“So what we see and the analysis that we've conducted, it really depends what we see. It's not just applied to here, because I think in many respects it's even more pertinent to the two circuits that are coming up.

“I'm sure Mercedes [have] paid a huge amount of attention to our car through the season, and we are obviously doing the same. And obviously, it's high stakes, there's an awful lot to play for. And as I said, we just want to make sure it's an equal playing field.”

Valtteri Bottas, Mercedes W12

Valtteri Bottas, Mercedes W12

Photo by: Steven Tee / Motorsport Images

Asked about the legality of the W12, Wolff insisted that he was not concerned.

“I think I've always said that,” said the Austrian. “That is how you fight, you're trying to avoid that a competitor has an advantage. If you're led by scepticism, because someone told you something, and you expect that to be the root cause, you should go for it.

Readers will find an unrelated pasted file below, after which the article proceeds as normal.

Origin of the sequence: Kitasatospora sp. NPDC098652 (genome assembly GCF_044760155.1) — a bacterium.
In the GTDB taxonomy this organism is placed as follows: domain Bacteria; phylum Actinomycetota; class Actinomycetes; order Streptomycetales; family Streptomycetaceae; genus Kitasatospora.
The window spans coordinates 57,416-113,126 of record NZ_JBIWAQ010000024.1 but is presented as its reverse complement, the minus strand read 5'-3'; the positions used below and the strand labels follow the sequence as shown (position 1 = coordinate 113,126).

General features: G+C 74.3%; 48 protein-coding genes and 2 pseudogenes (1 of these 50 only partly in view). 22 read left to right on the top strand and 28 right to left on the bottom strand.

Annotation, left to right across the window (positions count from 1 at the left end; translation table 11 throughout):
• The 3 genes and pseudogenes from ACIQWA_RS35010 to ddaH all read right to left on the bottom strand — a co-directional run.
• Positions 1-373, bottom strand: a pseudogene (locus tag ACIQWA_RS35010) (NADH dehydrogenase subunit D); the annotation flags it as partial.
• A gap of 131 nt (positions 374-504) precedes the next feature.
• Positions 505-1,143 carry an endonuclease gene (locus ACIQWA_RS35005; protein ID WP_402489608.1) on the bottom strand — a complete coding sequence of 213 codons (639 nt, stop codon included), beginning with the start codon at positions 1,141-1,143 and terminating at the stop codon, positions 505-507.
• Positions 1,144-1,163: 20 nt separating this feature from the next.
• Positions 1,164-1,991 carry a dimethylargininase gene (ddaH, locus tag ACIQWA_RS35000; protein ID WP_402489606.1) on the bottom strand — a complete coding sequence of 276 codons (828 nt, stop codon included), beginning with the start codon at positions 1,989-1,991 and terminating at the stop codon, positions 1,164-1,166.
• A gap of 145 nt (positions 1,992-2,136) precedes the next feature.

“I think we've been controlled 14 times on this very particular wing, the FIA has all drawings about it. There is no such thing as Red Bull expects there to be. So we are happy to send it, cut it, we can send you one to Milton Keynes.”

Horner then spoke directly to Wolff, saying: "So how do you explain the score marks on the rear wing endplate?”

“I think it's within what is allowed,” Wolff replied. “And, therefore, that's okay.”

The discussion had already become heated as the subject of potentially illegality came up.

“I think that nobody would show up at the track with an illegal engine or an illegal rear wing,” said Wolff. “The world is too transparent for that. And you would be mad if you take decisions in a team with such a high visibility that are illegal, 100%.”

“Does our car comply with the rules?,” said Horner. “Absolutely. Do we have concerns over the gains in straight line speed [at Mercedes] that we've seen since Budapest? But really, they've been exponential in the last couple of races, absolutely.